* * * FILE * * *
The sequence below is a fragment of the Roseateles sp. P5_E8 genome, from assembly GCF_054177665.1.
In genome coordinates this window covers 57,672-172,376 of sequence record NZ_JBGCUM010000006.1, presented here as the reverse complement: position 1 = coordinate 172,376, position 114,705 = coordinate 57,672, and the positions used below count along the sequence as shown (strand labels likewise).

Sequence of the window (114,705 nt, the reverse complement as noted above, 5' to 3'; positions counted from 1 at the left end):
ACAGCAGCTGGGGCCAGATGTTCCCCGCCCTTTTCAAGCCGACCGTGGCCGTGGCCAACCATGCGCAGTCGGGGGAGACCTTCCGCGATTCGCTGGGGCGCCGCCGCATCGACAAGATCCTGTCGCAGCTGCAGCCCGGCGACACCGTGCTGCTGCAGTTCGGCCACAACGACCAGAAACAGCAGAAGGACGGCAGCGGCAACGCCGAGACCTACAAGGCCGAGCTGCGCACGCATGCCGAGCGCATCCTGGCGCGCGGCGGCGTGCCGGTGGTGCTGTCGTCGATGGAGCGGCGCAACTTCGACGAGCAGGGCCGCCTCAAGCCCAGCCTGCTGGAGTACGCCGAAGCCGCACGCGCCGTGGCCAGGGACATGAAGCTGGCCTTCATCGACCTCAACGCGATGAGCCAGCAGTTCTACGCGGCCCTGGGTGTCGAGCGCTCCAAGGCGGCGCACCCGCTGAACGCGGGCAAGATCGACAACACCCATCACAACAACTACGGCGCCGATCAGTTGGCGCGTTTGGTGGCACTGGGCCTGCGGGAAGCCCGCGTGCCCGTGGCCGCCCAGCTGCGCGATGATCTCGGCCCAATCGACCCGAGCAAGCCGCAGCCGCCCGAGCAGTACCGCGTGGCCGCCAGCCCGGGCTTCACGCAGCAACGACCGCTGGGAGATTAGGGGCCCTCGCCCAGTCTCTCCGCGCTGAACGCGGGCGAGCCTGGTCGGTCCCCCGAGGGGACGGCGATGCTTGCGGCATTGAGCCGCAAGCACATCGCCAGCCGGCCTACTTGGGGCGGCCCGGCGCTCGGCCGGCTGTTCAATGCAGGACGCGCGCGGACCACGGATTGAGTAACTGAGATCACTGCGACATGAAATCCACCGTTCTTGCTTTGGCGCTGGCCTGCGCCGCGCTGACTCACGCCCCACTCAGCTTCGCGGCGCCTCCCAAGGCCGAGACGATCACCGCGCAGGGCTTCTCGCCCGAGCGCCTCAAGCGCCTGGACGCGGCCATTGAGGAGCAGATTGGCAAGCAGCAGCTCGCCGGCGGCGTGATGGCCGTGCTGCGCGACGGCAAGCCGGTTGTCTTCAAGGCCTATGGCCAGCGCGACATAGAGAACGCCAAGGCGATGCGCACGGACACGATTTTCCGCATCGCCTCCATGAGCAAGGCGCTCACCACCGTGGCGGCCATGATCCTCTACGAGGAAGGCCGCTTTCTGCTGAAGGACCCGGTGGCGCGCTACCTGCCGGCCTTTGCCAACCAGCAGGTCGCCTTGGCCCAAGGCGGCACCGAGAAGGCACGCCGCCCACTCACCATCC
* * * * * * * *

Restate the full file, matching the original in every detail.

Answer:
The sequence below is a fragment of the Roseateles sp. P5_E8 genome, from assembly GCF_054177665.1.
In genome coordinates this window covers 57,672-172,376 of sequence record NZ_JBGCUM010000006.1, presented here as the reverse complement: position 1 = coordinate 172,376, position 114,705 = coordinate 57,672, and the positions used below count along the sequence as shown (strand labels likewise).

Sequence of the window (114,705 nt, the reverse complement as noted above, 5' to 3'; positions counted from 1 at the left end):
ACAGCAGCTGGGGCCAGATGTTCCCCGCCCTTTTCAAGCCGACCGTGGCCGTGGCCAACCATGCGCAGTCGGGGGAGACCTTCCGCGATTCGCTGGGGCGCCGCCGCATCGACAAGATCCTGTCGCAGCTGCAGCCCGGCGACACCGTGCTGCTGCAGTTCGGCCACAACGACCAGAAACAGCAGAAGGACGGCAGCGGCAACGCCGAGACCTACAAGGCCGAGCTGCGCACGCATGCCGAGCGCATCCTGGCGCGCGGCGGCGTGCCGGTGGTGCTGTCGTCGATGGAGCGGCGCAACTTCGACGAGCAGGGCCGCCTCAAGCCCAGCCTGCTGGAGTACGCCGAAGCCGCACGCGCCGTGGCCAGGGACATGAAGCTGGCCTTCATCGACCTCAACGCGATGAGCCAGCAGTTCTACGCGGCCCTGGGTGTCGAGCGCTCCAAGGCGGCGCACCCGCTGAACGCGGGCAAGATCGACAACACCCATCACAACAACTACGGCGCCGATCAGTTGGCGCGTTTGGTGGCACTGGGCCTGCGGGAAGCCCGCGTGCCCGTGGCCGCCCAGCTGCGCGATGATCTCGGCCCAATCGACCCGAGCAAGCCGCAGCCGCCCGAGCAGTACCGCGTGGCCGCCAGCCCGGGCTTCACGCAGCAACGACCGCTGGGAGATTAGGGGCCCTCGCCCAGTCTCTCCGCGCTGAACGCGGGCGAGCCTGGTCGGTCCCCCGAGGGGACGGCGATGCTTGCGGCATTGAGCCGCAAGCACATCGCCAGCCGGCCTACTTGGGGCGGCCCGGCGCTCGGCCGGCTGTTCAATGCAGGACGCGCGCGGACCACGGATTGAGTAACTGAGATCACTGCGACATGAAATCCACCGTTCTTGCTTTGGCGCTGGCCTGCGCCGCGCTGACTCACGCCCCACTCAGCTTCGCGGCGCCTCCCAAGGCCGAGACGATCACCGCGCAGGGCTTCTCGCCCGAGCGCCTCAAGCGCCTGGACGCGGCCATTGAGGAGCAGATTGGCAAGCAGCAGCTCGCCGGCGGCGTGATGGCCGTGCTGCGCGACGGCAAGCCGGTTGTCTTCAAGGCCTATGGCCAGCGCGACATAGAGAACGCCAAGGCGATGCGCACGGACACGATTTTCCGCATCGCCTCCATGAGCAAGGCGCTCACCACCGTGGCGGCCATGATCCTCTACGAGGAAGGCCGCTTTCTGCTGAAGGACCCGGTGGCGCGCTACCTGCCGGCCTTTGCCAACCAGCAGGTCGCCTTGGCCCAAGGCGGCACCGAGAAGGCACGCCGCCCACTCACCATCC